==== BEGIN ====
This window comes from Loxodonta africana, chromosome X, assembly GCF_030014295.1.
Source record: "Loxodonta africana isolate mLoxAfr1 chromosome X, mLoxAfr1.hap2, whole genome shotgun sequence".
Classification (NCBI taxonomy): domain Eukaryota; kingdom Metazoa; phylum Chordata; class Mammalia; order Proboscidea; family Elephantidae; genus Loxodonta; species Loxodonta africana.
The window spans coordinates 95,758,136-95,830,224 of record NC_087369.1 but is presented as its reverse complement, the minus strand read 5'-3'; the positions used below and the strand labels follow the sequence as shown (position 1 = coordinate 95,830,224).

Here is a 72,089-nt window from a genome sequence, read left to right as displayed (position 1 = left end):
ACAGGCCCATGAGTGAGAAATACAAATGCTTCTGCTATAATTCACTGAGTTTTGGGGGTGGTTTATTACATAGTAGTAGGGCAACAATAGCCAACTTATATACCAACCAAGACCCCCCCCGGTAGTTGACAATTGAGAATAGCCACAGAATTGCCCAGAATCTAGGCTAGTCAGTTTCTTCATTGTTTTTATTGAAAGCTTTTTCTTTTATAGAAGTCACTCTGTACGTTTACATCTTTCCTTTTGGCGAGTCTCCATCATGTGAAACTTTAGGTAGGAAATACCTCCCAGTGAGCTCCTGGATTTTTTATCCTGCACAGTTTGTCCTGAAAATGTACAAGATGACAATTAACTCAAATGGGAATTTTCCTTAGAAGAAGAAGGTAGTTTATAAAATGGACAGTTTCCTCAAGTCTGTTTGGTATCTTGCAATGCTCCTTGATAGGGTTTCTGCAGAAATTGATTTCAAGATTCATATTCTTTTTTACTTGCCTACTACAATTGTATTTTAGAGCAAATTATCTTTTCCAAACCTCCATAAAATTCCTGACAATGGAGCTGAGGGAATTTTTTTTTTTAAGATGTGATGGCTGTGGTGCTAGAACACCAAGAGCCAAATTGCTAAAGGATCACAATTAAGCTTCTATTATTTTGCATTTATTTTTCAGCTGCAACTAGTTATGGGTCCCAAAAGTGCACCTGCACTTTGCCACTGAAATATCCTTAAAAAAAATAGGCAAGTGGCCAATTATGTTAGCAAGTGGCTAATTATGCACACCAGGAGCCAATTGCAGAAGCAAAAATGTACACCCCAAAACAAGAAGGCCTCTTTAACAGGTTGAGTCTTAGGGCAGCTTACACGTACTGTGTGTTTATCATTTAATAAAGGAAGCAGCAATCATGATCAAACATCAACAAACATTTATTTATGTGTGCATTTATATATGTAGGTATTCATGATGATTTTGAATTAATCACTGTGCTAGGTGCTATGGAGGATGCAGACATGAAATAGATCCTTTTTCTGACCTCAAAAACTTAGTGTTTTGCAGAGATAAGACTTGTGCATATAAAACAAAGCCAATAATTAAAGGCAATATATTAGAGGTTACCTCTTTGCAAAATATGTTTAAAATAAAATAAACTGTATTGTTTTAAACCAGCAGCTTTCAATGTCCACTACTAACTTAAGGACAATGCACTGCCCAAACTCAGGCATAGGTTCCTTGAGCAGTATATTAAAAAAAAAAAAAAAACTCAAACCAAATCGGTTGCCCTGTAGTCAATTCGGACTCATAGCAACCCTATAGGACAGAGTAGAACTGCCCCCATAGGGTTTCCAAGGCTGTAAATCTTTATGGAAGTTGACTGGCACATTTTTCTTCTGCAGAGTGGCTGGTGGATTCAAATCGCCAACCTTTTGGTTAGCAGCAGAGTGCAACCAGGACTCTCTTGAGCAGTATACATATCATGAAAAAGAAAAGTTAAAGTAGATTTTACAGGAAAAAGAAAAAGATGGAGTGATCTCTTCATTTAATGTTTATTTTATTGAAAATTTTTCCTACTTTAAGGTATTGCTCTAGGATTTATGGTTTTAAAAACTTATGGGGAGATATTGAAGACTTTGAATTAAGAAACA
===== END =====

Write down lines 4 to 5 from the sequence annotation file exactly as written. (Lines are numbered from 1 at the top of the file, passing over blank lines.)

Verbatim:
The window spans coordinates 95,758,136-95,830,224 of record NC_087369.1 but is presented as its reverse complement, the minus strand read 5'-3'; the positions used below and the strand labels follow the sequence as shown (position 1 = coordinate 95,830,224).

Here is a 72,089-nt window from a genome sequence, read left to right as displayed (position 1 = left end):